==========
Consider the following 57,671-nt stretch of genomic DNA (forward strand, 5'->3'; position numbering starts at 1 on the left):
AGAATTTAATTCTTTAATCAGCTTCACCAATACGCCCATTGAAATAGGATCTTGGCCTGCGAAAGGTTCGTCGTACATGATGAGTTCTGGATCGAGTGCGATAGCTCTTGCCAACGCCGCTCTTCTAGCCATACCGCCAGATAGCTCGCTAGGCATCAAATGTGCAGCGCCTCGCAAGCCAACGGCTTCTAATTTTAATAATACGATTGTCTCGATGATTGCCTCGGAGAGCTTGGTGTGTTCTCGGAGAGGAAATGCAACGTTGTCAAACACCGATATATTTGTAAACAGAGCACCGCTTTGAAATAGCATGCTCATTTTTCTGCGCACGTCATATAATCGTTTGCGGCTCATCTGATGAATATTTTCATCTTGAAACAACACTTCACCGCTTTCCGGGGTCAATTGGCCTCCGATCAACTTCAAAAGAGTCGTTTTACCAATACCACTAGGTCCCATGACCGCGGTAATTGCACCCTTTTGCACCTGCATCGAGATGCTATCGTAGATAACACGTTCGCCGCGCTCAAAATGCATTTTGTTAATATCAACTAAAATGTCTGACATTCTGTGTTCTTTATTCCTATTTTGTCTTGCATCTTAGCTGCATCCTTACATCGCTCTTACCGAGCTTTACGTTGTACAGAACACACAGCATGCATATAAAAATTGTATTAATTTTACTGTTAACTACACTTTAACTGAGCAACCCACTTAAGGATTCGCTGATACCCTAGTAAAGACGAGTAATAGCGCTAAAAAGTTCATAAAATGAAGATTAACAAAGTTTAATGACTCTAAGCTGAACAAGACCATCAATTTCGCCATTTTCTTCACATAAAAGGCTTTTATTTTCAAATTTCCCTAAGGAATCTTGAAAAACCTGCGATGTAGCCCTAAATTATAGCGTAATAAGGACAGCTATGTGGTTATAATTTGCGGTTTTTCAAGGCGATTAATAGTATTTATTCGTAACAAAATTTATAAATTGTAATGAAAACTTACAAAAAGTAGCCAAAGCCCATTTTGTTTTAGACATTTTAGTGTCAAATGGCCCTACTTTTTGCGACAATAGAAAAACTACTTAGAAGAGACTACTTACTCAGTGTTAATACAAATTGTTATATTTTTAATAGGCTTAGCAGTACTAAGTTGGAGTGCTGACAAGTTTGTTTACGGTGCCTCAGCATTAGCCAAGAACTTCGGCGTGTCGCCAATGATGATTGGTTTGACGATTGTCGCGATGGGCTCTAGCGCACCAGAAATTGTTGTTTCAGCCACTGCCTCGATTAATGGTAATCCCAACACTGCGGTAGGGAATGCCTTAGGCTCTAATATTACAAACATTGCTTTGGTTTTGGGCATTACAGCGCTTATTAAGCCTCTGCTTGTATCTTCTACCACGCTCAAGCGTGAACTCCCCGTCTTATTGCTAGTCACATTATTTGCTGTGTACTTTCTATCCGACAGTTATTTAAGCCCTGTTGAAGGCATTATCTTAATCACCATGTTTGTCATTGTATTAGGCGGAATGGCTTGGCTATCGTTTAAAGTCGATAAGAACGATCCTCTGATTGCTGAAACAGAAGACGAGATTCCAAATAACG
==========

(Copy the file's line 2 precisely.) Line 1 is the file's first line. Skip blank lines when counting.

AGAATTTAATTCTTTAATCAGCTTCACCAATACGCCCATTGAAATAGGATCTTGGCCTGCGAAAGGTTCGTCGTACATGATGAGTTCTGGATCGAGTGCGATAGCTCTTGCCAACGCCGCTCTTCTAGCCATACCGCCAGATAGCTCGCTAGGCATCAAATGTGCAGCGCCTCGCAAGCCAACGGCTTCTAATTTTAATAATACGATTGTCTCGATGATTGCCTCGGAGAGCTTGGTGTGTTCTCGGAGAGGAAATGCAACGTTGTCAAACACCGATATATTTGTAAACAGAGCACCGCTTTGAAATAGCATGCTCATTTTTCTGCGCACGTCATATAATCGTTTGCGGCTCATCTGATGAATATTTTCATCTTGAAACAACACTTCACCGCTTTCCGGGGTCAATTGGCCTCCGATCAACTTCAAAAGAGTCGTTTTACCAATACCACTAGGTCCCATGACCGCGGTAATTGCACCCTTTTGCACCTGCATCGAGATGCTATCGTAGATAACACGTTCGCCGCGCTCAAAATGCATTTTGTTAATATCAACTAAAATGTCTGACATTCTGTGTTCTTTATTCCTATTTTGTCTTGCATCTTAGCTGCATCCTTACATCGCTCTTACCGAGCTTTACGTTGTACAGAACACACAGCATGCATATAAAAATTGTATTAATTTTACTGTTAACTACACTTTAACTGAGCAACCCACTTAAGGATTCGCTGATACCCTAGTAAAGACGAGTAATAGCGCTAAAAAGTTCATAAAATGAAGATTAACAAAGTTTAATGACTCTAAGCTGAACAAGACCATCAATTTCGCCATTTTCTTCACATAAAAGGCTTTTATTTTCAAATTTCCCTAAGGAATCTTGAAAAACCTGCGATGTAGCCCTAAATTATAGCGTAATAAGGACAGCTATGTGGTTATAATTTGCGGTTTTTCAAGGCGATTAATAGTATTTATTCGTAACAAAATTTATAAATTGTAATGAAAACTTACAAAAAGTAGCCAAAGCCCATTTTGTTTTAGACATTTTAGTGTCAAATGGCCCTACTTTTTGCGACAATAGAAAAACTACTTAGAAGAGACTACTTACTCAGTGTTAATACAAATTGTTATATTTTTAATAGGCTTAGCAGTACTAAGTTGGAGTGCTGACAAGTTTGTTTACGGTGCCTCAGCATTAGCCAAGAACTTCGGCGTGTCGCCAATGATGATTGGTTTGACGATTGTCGCGATGGGCTCTAGCGCACCAGAAATTGTTGTTTCAGCCACTGCCTCGATTAATGGTAATCCCAACACTGCGGTAGGGAATGCCTTAGGCTCTAATATTACAAACATTGCTTTGGTTTTGGGCATTACAGCGCTTATTAAGCCTCTGCTTGTATCTTCTACCACGCTCAAGCGTGAACTCCCCGTCTTATTGCTAGTCACATTATTTGCTGTGTACTTTCTATCCGACAGTTATTTAAGCCCTGTTGAAGGCATTATCTTAATCACCATGTTTGTCATTGTATTAGGCGGAATGGCTTGGCTATCGTTTAAAGTCGATAAGAACGATCCTCTGATTGCTGAAACAGAAGACGAGATTCCAAATAACG